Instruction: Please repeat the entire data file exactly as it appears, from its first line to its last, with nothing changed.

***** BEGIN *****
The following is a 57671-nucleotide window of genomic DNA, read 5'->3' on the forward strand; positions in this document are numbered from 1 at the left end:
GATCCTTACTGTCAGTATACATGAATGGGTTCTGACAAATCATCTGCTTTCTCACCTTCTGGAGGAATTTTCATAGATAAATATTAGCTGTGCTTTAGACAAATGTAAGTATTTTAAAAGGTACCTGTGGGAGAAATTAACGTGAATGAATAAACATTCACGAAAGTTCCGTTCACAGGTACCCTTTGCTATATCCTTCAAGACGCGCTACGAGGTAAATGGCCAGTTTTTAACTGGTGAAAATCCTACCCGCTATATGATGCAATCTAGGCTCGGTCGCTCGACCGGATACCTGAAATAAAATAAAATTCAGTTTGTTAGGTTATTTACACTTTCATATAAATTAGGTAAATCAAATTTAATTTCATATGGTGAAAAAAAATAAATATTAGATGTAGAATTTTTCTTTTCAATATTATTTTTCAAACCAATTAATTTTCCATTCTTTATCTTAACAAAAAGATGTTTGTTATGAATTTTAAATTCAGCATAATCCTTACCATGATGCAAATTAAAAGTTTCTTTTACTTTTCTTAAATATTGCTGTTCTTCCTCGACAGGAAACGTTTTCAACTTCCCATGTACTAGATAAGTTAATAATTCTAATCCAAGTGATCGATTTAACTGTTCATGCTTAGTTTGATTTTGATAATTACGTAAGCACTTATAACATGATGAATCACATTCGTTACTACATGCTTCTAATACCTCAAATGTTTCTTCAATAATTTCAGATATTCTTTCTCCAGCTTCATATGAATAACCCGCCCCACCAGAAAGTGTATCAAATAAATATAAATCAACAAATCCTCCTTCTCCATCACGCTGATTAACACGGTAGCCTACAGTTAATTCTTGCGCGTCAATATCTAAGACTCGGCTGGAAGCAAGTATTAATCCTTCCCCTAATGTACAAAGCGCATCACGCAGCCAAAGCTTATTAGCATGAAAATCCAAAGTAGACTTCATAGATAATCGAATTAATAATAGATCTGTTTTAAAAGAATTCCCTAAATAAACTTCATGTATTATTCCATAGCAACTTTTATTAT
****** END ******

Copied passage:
The following is a 57671-nucleotide window of genomic DNA, read 5'->3' on the forward strand; positions in this document are numbered from 1 at the left end:
GATCCTTACTGTCAGTATACATGAATGGGTTCTGACAAATCATCTGCTTTCTCACCTTCTGGAGGAATTTTCATAGATAAATATTAGCTGTGCTTTAGACAAATGTAAGTATTTTAAAAGGTACCTGTGGGAGAAATTAACGTGAATGAATAAACATTCACGAAAGTTCCGTTCACAGGTACCCTTTGCTATATCCTTCAAGACGCGCTACGAGGTAAATGGCCAGTTTTTAACTGGTGAAAATCCTACCCGCTATATGATGCAATCTAGGCTCGGTCGCTCGACCGGATACCTGAAATAAAATAAAATTCAGTTTGTTAGGTTATTTACACTTTCATATAAATTAGGTAAATCAAATTTAATTTCATATGGTGAAAAAAAATAAATATTAGATGTAGAATTTTTCTTTTCAATATTATTTTTCAAACCAATTAATTTTCCATTCTTTATCTTAACAAAAAGATGTTTGTTATGAATTTTAAATTCAGCATAATCCTTACCATGATGCAAATTAAAAGTTTCTTTTACTTTTCTTAAATATTGCTGTTCTTCCTCGACAGGAAACGTTTTCAACTTCCCATGTACTAGATAAGTTAATAATTCTAATCCAAGTGATCGATTTAACTGTTCATGCTTAGTTTGATTTTGATAATTACGTAAGCACTTATAACATGATGAATCACATTCGTTACTACATGCTTCTAATACCTCAAATGTTTCTTCAATAATTTCAGATATTCTTTCTCCAGCTTCATATGAATAACCCGCCCCACCAGAAAGTGTATCAAATAAATATAAATCAACAAATCCTCCTTCTCCATCACGCTGATTAACACGGTAGCCTACAGTTAATTCTTGCGCGTCAATATCTAAGACTCGGCTGGAAGCAAGTATTAATCCTTCCCCTAATGTACAAAGCGCATCACGCAGCCAAAGCTTATTAGCATGAAAATCCAAAGTAGACTTCATAGATAATCGAATTAATAATAGATCTGTTTTAAAAGAATTCCCTAAATAAACTTCATGTATTATTCCATAGCAACTTTTATTAT